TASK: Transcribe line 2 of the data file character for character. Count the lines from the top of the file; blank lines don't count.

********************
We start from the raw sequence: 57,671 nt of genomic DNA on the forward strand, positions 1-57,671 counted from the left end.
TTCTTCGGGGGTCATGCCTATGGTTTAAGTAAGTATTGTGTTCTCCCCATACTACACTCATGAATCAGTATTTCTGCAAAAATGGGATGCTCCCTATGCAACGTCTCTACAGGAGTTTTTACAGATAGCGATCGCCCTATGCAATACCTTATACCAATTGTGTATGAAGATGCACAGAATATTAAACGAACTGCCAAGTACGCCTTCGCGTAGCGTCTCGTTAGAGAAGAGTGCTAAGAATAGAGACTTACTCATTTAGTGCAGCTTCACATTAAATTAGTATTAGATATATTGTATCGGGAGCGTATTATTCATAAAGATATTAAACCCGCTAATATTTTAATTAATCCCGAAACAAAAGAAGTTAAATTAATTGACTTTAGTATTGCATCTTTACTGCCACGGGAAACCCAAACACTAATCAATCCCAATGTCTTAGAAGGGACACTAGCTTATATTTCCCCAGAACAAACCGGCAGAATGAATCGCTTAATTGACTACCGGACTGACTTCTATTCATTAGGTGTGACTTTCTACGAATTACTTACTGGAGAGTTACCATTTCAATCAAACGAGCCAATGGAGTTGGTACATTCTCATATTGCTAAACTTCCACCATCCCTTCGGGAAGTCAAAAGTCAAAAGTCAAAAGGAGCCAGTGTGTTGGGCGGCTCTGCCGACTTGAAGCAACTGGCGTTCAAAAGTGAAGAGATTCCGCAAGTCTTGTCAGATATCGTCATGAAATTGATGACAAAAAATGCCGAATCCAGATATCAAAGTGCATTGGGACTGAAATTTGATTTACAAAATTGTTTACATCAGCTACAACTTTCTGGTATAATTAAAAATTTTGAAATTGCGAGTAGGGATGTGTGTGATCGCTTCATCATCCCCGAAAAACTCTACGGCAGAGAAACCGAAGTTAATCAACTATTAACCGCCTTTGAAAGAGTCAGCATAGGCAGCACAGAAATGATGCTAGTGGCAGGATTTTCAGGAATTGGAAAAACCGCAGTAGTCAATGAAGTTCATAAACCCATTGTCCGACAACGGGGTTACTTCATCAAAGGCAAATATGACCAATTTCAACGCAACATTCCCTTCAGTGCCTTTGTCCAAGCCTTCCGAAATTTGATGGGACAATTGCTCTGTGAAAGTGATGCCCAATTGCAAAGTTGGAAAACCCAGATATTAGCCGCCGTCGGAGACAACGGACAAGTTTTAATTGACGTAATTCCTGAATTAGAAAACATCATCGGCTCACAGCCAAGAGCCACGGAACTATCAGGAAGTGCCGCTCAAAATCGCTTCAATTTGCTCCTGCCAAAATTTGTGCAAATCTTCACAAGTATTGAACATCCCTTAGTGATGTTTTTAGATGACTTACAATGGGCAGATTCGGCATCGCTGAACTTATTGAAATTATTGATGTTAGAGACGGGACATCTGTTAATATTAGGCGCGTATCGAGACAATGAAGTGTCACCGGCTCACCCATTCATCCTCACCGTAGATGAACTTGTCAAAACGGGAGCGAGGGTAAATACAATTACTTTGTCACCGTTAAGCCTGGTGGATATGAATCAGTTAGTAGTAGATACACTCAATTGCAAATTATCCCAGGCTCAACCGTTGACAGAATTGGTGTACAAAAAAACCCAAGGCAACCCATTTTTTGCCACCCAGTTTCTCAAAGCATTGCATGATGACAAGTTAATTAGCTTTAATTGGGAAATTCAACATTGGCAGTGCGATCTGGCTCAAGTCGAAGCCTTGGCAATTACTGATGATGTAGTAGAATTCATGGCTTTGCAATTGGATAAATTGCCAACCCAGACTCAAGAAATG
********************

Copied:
TTCTTCGGGGGTCATGCCTATGGTTTAAGTAAGTATTGTGTTCTCCCCATACTACACTCATGAATCAGTATTTCTGCAAAAATGGGATGCTCCCTATGCAACGTCTCTACAGGAGTTTTTACAGATAGCGATCGCCCTATGCAATACCTTATACCAATTGTGTATGAAGATGCACAGAATATTAAACGAACTGCCAAGTACGCCTTCGCGTAGCGTCTCGTTAGAGAAGAGTGCTAAGAATAGAGACTTACTCATTTAGTGCAGCTTCACATTAAATTAGTATTAGATATATTGTATCGGGAGCGTATTATTCATAAAGATATTAAACCCGCTAATATTTTAATTAATCCCGAAACAAAAGAAGTTAAATTAATTGACTTTAGTATTGCATCTTTACTGCCACGGGAAACCCAAACACTAATCAATCCCAATGTCTTAGAAGGGACACTAGCTTATATTTCCCCAGAACAAACCGGCAGAATGAATCGCTTAATTGACTACCGGACTGACTTCTATTCATTAGGTGTGACTTTCTACGAATTACTTACTGGAGAGTTACCATTTCAATCAAACGAGCCAATGGAGTTGGTACATTCTCATATTGCTAAACTTCCACCATCCCTTCGGGAAGTCAAAAGTCAAAAGTCAAAAGGAGCCAGTGTGTTGGGCGGCTCTGCCGACTTGAAGCAACTGGCGTTCAAAAGTGAAGAGATTCCGCAAGTCTTGTCAGATATCGTCATGAAATTGATGACAAAAAATGCCGAATCCAGATATCAAAGTGCATTGGGACTGAAATTTGATTTACAAAATTGTTTACATCAGCTACAACTTTCTGGTATAATTAAAAATTTTGAAATTGCGAGTAGGGATGTGTGTGATCGCTTCATCATCCCCGAAAAACTCTACGGCAGAGAAACCGAAGTTAATCAACTATTAACCGCCTTTGAAAGAGTCAGCATAGGCAGCACAGAAATGATGCTAGTGGCAGGATTTTCAGGAATTGGAAAAACCGCAGTAGTCAATGAAGTTCATAAACCCATTGTCCGACAACGGGGTTACTTCATCAAAGGCAAATATGACCAATTTCAACGCAACATTCCCTTCAGTGCCTTTGTCCAAGCCTTCCGAAATTTGATGGGACAATTGCTCTGTGAAAGTGATGCCCAATTGCAAAGTTGGAAAACCCAGATATTAGCCGCCGTCGGAGACAACGGACAAGTTTTAATTGACGTAATTCCTGAATTAGAAAACATCATCGGCTCACAGCCAAGAGCCACGGAACTATCAGGAAGTGCCGCTCAAAATCGCTTCAATTTGCTCCTGCCAAAATTTGTGCAAATCTTCACAAGTATTGAACATCCCTTAGTGATGTTTTTAGATGACTTACAATGGGCAGATTCGGCATCGCTGAACTTATTGAAATTATTGATGTTAGAGACGGGACATCTGTTAATATTAGGCGCGTATCGAGACAATGAAGTGTCACCGGCTCACCCATTCATCCTCACCGTAGATGAACTTGTCAAAACGGGAGCGAGGGTAAATACAATTACTTTGTCACCGTTAAGCCTGGTGGATATGAATCAGTTAGTAGTAGATACACTCAATTGCAAATTATCCCAGGCTCAACCGTTGACAGAATTGGTGTACAAAAAAACCCAAGGCAACCCATTTTTTGCCACCCAGTTTCTCAAAGCATTGCATGATGACAAGTTAATTAGCTTTAATTGGGAAATTCAACATTGGCAGTGCGATCTGGCTCAAGTCGAAGCCTTGGCAATTACTGATGATGTAGTAGAATTCATGGCTTTGCAATTGGATAAATTGCCAACCCAGACTCAAGAAATG